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To Snorkel or Not......

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27 Jul 2020 12:32 #225741 by Jimny2003
Hi all, be interested in your views.....Most of the off road stuff I do is greenlaning, but every now and again we come across deep or flooded puddles where I have had water splash over the bonnet, but we are not talking wading!!! So having looked at my air filter box, its as dry as a bone, and Ive found the air intake point under the bonnet....fitting a snorkel is kinda permanent, but wondered if adding some pipe to the open air intake for the air filter and moving the intake point back from the headlight or even bringing it internally would be a compromise to adding water protection, without going the whole hog with a snorkel, as I will not go deep water wading.....but the odd pay and play day does involve some deeper water sometimes.....anyone done anything similar?

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27 Jul 2020 12:41 #225743 by CC Baxter
Replied by CC Baxter on topic To Snorkel or Not......
Most snorkels are fitted as a styling exercise, petrol engines don't wade well compared to diesels. If you move the air intake there could well be a price to pay with general drivability. If someone on here has done it with any success then I stand corrected. Chris
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27 Jul 2020 13:12 #225745 by Roger Fairclough
I built a 2 way air valve and fitted it to my Toyota KZJ 70. The engine was an old fashioned 3 litre turbo diesel and the only electrical connection to the engine was the fuel shut off valve. I have disregarded starter motor and info. circuits.

Air could be taken from the normal position or from inside the cab. The cab entry was just above the pedal position and yes it was noisy but remember you are only operating it for tiny periods of time.I used it for water depths of circa 800 mm without problem.

Whatever depth of water you are considering wading through you need to consider the following.

1- Is the exit point doable ie just because you can get into the water, is there an exit point.
2- Do you know the condition of the bottom ie are there unseen holes.
3- What is the flow like ie could I be washed away especially if i hit a hole and stand a chance of becoming buoyant.
There are probably others but wading is probably the most dangerous manoeuvre you can do. Get it wrong and and you have more than a wrecked engine!

Roger
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27 Jul 2020 13:59 #225746 by Roger Fairclough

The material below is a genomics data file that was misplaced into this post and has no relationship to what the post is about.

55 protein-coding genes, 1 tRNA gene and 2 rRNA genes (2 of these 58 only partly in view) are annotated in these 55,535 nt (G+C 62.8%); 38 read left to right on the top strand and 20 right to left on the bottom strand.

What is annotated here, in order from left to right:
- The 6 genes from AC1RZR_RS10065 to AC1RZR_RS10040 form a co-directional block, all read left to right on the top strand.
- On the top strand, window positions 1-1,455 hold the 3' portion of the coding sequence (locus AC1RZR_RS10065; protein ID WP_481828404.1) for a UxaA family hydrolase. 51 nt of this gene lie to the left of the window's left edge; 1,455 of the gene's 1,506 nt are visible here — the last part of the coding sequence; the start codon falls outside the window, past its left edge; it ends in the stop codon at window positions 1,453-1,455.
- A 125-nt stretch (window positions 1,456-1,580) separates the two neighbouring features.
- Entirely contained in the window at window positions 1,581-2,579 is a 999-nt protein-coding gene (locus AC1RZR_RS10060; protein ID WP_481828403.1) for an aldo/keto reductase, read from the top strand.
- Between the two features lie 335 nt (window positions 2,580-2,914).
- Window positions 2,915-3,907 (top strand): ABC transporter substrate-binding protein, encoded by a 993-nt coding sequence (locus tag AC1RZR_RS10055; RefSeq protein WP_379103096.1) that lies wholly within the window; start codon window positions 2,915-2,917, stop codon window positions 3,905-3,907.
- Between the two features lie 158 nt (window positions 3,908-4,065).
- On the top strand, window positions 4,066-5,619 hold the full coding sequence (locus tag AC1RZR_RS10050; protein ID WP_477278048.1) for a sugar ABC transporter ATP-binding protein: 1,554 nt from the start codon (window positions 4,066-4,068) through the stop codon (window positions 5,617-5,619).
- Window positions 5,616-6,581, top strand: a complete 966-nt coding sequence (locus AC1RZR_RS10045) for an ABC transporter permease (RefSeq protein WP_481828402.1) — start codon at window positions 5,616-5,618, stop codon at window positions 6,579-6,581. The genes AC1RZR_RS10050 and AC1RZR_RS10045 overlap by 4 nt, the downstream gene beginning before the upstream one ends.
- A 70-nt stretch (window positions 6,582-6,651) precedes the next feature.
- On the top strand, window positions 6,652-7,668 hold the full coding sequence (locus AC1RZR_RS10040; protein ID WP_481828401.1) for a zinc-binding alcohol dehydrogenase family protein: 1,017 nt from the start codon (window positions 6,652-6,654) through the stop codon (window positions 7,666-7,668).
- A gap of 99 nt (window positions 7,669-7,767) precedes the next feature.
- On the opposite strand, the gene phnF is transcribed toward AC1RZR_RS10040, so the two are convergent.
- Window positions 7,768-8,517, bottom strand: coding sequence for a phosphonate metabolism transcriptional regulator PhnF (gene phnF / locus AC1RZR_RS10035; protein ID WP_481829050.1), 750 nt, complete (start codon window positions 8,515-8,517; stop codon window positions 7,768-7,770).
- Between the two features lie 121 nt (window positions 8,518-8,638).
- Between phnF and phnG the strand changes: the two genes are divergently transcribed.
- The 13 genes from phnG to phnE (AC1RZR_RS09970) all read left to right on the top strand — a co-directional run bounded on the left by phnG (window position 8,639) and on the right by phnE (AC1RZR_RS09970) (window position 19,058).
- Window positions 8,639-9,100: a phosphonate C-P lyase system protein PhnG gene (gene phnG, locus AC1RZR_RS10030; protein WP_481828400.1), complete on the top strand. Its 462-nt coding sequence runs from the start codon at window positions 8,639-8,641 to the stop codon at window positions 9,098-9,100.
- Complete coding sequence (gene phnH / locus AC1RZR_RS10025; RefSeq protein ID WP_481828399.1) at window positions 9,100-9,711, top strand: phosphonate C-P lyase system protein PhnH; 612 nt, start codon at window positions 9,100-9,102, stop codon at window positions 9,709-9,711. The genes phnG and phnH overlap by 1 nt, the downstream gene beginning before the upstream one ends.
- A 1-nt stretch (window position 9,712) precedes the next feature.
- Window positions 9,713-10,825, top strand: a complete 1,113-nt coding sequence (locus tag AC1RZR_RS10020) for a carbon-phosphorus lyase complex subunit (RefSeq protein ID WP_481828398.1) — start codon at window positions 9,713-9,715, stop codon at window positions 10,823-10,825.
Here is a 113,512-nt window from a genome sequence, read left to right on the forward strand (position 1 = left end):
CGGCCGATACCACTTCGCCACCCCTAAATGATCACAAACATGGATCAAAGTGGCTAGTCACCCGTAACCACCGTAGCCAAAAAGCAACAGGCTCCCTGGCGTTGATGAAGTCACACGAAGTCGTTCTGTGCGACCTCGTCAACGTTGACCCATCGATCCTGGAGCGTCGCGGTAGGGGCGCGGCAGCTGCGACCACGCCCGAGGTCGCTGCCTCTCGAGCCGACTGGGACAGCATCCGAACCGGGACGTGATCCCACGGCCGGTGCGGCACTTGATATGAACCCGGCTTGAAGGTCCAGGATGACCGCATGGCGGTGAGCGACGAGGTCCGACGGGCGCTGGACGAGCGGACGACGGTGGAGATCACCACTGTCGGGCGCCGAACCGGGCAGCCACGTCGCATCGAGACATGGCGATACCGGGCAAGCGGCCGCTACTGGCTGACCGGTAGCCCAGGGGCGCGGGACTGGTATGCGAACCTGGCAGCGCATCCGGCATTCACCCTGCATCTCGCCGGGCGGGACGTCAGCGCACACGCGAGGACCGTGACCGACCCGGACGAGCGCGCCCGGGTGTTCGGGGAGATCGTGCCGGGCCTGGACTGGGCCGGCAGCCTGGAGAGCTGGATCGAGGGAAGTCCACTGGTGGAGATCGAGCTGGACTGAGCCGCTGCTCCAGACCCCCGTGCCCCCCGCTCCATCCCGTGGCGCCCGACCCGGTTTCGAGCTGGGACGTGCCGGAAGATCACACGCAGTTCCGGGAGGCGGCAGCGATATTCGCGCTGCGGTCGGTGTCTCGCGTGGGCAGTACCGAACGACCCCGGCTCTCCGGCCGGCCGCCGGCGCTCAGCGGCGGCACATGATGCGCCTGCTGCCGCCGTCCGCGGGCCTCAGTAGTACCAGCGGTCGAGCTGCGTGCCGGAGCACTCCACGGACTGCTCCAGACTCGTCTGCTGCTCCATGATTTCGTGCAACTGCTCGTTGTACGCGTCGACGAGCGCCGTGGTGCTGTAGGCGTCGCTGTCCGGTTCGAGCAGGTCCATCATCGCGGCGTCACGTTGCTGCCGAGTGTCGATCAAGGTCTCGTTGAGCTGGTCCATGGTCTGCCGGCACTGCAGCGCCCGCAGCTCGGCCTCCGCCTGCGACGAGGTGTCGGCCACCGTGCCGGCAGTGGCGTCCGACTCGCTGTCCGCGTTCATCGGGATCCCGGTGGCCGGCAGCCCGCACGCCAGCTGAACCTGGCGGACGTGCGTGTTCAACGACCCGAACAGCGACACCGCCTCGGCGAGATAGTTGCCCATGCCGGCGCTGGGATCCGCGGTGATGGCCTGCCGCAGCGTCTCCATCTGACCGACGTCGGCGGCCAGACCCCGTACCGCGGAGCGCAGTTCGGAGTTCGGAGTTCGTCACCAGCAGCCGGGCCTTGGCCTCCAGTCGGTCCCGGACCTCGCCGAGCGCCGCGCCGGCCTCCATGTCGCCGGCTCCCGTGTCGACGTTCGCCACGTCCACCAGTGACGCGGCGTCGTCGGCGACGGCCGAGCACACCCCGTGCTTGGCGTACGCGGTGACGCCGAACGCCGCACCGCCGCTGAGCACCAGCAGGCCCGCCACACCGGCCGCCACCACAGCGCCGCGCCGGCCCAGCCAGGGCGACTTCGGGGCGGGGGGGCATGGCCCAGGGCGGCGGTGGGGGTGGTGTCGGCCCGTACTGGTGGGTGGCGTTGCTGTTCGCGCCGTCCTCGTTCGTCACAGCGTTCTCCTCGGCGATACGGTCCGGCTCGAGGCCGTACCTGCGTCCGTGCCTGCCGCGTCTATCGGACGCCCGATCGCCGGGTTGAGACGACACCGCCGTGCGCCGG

More points to note concern the snorkel itself. The usual type consists of a thin walled plastic contraption that bolts to the wing and "A" pillar and finishes at about roof level. It screws to the body and pillar with PK screws or rivnuts. Both of these fixings, especially the PK type will promote rusting of the body panel. Being a fixing that is directly in the air flow, they will produce noise, just as a roof rack does. They are also flimsy so brushing against bushes or trees will damage or destroy them. They are easy to split and if you don't see the damage water ingress could be the result. The top of the snorkel usually has some form of funnel to direct the air into the pipe. It will also direct rain, road spray and detritus.If you reverse the funnel you destroy any air dam effect the funnel may promote. It has already been pointed out that petrol engines and water don't mix and for that matter alternators, starter motors g/boxes, t/boxes, axles, brakes etc are all prone to damage unless you waterproof them, if that is possible.

Sorry if this appears to be all doom and gloom but better you have the facts than finish up sitting in a metre of water with a dead engine with the thought "nobody told me that would happen".

Roger
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27 Jul 2020 16:49 #225750 by Lambert
Replied by Lambert on topic To Snorkel or Not......
The thing is that if you know what you are doing it is possible to manipulate the water in front of the vehicle and move it in a bow waveand create pockets of air below the natural water level. In effect this means you can with care avoid needing a snorkel. Or you could be like me and avoid water any deeper than the bottom of the alloys.

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28 Jul 2020 09:29 #225772 by Busta
Replied by Busta on topic To Snorkel or Not......
The top of the tyres is the safe wading limit for the standard air intake. If you're regularly going that deep you need to consider fitting transmission breather hoses, or replace your transmission oils after every submersion. Routing a 2 inch or larger hose from the normal air intake to the back of the engine bay might give you peace of mind and won't affect how the engine runs.

There's no need to worry about your modern petrol engine under water! Long gone are the days of points and distributors shorting out at the merest whiff of moisture. In fact, these simple petrol engines have far fewer vulnerable electronics than modern diesels, and suffer much less in the unlikely event that you do draw water in.

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30 Jul 2020 20:33 #225872 by Keithy
Replied by Keithy on topic To Snorkel or Not......
Fit a snorkel.....why not....then go drive Strata Florida to test it....

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